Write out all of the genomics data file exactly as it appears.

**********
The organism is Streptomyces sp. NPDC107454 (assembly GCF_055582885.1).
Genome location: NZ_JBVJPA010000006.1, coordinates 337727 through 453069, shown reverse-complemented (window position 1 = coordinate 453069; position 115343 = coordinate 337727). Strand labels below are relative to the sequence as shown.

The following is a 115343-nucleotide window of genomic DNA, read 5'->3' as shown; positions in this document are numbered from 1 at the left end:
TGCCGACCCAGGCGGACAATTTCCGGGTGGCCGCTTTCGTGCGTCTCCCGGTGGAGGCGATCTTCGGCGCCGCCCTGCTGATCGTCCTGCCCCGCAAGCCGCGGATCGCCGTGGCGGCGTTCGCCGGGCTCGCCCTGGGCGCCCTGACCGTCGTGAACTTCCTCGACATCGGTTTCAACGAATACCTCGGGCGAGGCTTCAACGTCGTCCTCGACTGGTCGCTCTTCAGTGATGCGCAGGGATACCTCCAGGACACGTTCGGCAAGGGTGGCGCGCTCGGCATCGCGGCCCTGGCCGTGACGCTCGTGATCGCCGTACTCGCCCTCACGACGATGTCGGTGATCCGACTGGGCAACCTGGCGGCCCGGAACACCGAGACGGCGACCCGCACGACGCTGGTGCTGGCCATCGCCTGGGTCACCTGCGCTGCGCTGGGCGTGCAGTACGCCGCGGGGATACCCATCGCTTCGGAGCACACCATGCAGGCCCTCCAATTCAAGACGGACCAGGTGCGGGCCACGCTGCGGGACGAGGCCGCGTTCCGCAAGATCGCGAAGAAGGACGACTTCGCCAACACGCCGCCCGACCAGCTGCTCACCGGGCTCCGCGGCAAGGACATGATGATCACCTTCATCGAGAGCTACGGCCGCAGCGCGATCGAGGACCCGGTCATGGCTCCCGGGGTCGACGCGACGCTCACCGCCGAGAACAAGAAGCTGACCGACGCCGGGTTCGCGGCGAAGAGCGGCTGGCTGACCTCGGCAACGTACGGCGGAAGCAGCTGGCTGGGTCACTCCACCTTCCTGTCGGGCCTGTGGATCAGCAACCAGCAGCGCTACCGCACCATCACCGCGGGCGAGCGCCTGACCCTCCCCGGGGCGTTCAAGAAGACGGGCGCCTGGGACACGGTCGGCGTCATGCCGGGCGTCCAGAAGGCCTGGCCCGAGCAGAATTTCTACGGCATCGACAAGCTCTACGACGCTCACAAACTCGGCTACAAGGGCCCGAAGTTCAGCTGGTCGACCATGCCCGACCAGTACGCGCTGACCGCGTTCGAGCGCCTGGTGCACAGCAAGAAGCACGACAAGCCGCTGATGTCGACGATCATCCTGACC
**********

The organism is Streptomyces sp. NPDC107454 (assembly GCF_055582885.1).
Genome location: NZ_JBVJPA010000006.1, coordinates 337727 through 453069, shown reverse-complemented (window position 1 = coordinate 453069; position 115343 = coordinate 337727). Strand labels below are relative to the sequence as shown.

The following is a 115343-nucleotide window of genomic DNA, read 5'->3' as shown; positions in this document are numbered from 1 at the left end:
TGCCGACCCAGGCGGACAATTTCCGGGTGGCCGCTTTCGTGCGTCTCCCGGTGGAGGCGATCTTCGGCGCCGCCCTGCTGATCGTCCTGCCCCGCAAGCCGCGGATCGCCGTGGCGGCGTTCGCCGGGCTCGCCCTGGGCGCCCTGACCGTCGTGAACTTCCTCGACATCGGTTTCAACGAATACCTCGGGCGAGGCTTCAACGTCGTCCTCGACTGGTCGCTCTTCAGTGATGCGCAGGGATACCTCCAGGACACGTTCGGCAAGGGTGGCGCGCTCGGCATCGCGGCCCTGGCCGTGACGCTCGTGATCGCCGTACTCGCCCTCACGACGATGTCGGTGATCCGACTGGGCAACCTGGCGGCCCGGAACACCGAGACGGCGACCCGCACGACGCTGGTGCTGGCCATCGCCTGGGTCACCTGCGCTGCGCTGGGCGTGCAGTACGCCGCGGGGATACCCATCGCTTCGGAGCACACCATGCAGGCCCTCCAATTCAAGACGGACCAGGTGCGGGCCACGCTGCGGGACGAGGCCGCGTTCCGCAAGATCGCGAAGAAGGACGACTTCGCCAACACGCCGCCCGACCAGCTGCTCACCGGGCTCCGCGGCAAGGACATGATGATCACCTTCATCGAGAGCTACGGCCGCAGCGCGATCGAGGACCCGGTCATGGCTCCCGGGGTCGACGCGACGCTCACCGCCGAGAACAAGAAGCTGACCGACGCCGGGTTCGCGGCGAAGAGCGGCTGGCTGACCTCGGCAACGTACGGCGGAAGCAGCTGGCTGGGTCACTCCACCTTCCTGTCGGGCCTGTGGATCAGCAACCAGCAGCGCTACCGCACCATCACCGCGGGCGAGCGCCTGACCCTCCCCGGGGCGTTCAAGAAGACGGGCGCCTGGGACACGGTCGGCGTCATGCCGGGCGTCCAGAAGGCCTGGCCCGAGCAGAATTTCTACGGCATCGACAAGCTCTACGACGCTCACAAACTCGGCTACAAGGGCCCGAAGTTCAGCTGGTCGACCATGCCCGACCAGTACGCGCTGACCGCGTTCGAGCGCCTGGTGCACAGCAAGAAGCACGACAAGCCGCTGATGTCGACGATCATCCTGACC